***Cal wandered around between the pavilions, trying to remain inconspicuous. It wasn’t difficult; he’d left his jacket in the Tigrons’ tent and was clad in plain pants and shirt. He’d even left the makeup and jewellery at the palace today. Race day was soooo boring when you weren’t allowed to bet and consequently he found it tedious in the extreme. Presenting prizes to sweaty horses and their equally sweaty jockeys was not his idea of fun. He’d leave that task to Pell and Rue and find himself some fun amongst the tents, even if it was only voyeurism.
Already, the place was filling up and he came around the corner of one tent, only to be nearly mown down by a pack of harlings in full flight, followed close behind by a couple of Kamagrians with expressions of anticipation on their faces. Anticipating catching up to those runaway harlings, he supposed.
He neatly sidestepped and pulled up alongside the front of the tent. A vaguely familiar looking har was standing on the other side of the opening surreptitiously switching the name plates over. Or at least, that’s what it looked like.
What was his name? Marzi? Morzo? Something like that. Cal considered saying something, but, considering the frightened look on the har’s face, thought better of it; he’d not like to scare the poor thing to death!
Instead, he eased back the way he’d come and made his way around behind a wagon to avoid a cadre of Gelaming soldiers who were heading his way. The last thing he wanted was to be spotted and end up with an official escort.
Waiting for them to pass, he idly scratched the back of his neck. The tickling sensation that had prompted his action did not abate, however, and he turned to find the cause only to be confronted by a pair of slitted yellow eyes that, for one horrid moment, he thought belonged to Thiede. But the eyes were surrounded by coarse fur and he realised that his tickler was a goat, a very familiar goat!
<‘Eloo.> said a goat voice in his head.
Cal sighed, remembering. <Morning, Steffi.> he greeted.
<Nice day for it, isn’t it? . . . what ever it is . > Steffi continued conversationally.
Cal considered . . . here before him was a talking goat, one that had created much havoc at the Phaonica ball the previous year; however, the association had been most beneficial and had secured Cal a fine source of his favourite Gimran tipple. Cal thought hard. Goat – Wine . . . there was something missing . . . Goat – Wine . . . ah, yes . . . human!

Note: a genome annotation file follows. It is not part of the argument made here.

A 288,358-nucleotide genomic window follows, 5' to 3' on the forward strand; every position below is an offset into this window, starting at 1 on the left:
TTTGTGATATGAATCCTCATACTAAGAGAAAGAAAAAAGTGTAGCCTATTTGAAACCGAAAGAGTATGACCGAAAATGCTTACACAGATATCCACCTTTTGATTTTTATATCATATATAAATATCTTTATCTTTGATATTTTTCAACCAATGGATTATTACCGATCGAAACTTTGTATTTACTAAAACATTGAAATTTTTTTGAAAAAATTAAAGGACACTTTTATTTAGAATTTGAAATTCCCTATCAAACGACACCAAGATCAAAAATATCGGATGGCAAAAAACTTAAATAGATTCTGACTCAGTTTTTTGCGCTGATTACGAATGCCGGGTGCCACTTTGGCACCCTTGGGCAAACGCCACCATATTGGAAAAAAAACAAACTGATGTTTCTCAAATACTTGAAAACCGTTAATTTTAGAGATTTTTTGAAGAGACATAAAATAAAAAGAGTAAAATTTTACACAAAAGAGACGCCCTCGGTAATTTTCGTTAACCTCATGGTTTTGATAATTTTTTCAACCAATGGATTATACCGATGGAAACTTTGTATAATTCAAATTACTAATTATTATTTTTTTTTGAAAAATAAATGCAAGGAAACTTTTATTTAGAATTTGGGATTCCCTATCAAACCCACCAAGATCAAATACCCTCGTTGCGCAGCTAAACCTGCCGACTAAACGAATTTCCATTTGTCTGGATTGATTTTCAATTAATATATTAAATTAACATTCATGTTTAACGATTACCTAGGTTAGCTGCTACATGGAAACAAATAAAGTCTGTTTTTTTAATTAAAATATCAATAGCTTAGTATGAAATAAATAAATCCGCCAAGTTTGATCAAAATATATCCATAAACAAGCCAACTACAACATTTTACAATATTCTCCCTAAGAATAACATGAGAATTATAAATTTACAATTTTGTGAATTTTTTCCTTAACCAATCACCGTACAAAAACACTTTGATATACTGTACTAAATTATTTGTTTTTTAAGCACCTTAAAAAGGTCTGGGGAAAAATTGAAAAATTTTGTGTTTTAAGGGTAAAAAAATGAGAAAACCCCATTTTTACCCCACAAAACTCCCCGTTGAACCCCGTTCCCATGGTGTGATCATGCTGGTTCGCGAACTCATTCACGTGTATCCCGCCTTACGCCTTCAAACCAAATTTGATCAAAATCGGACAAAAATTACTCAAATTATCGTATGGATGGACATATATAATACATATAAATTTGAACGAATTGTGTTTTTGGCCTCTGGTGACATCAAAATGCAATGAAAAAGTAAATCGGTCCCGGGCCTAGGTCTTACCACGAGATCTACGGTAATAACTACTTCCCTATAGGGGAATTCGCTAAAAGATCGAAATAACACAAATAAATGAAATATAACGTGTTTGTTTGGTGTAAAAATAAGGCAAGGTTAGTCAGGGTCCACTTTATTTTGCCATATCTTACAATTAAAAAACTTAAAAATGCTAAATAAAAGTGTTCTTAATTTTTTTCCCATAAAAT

“Where’s your Mum, Steffi?” Cal finally managed.
The goat led Cal around the back of one of the tents to the shade of a large oak tree. There, barefoot and clad in a shabby silver velvet robe and sunglasses sat the human, gently fanning herself with a folded race programme. Beside her were two wicker panniers now only half full of bottles of the finest wines ever to come out of Gimrah.
The woman pushed up her sunglasses and looked quizzically at Cal. “Come to play with the peasants, Cal?” she enquired.
“Nope,” he replied, “come to get a decent drink for a change.”
The woman grinned and pulled a bottle out of the panniers. With practiced ease, she removed the wrapper from the neck of the bottle before exracting the cork with her teeth and spitting said cork far into the distance. She handed the bottle to Cal. “Raspberry,” she said, “a new recipe.”
Cal took the bottle, sat down beside her and took a long pull. He closed his eyes. “Spot on,” he said. “Now then, Steffi,” he continued, “while your mum and I get wasted and catch up on news from Lemarath, I’ve got a little job for you . . .”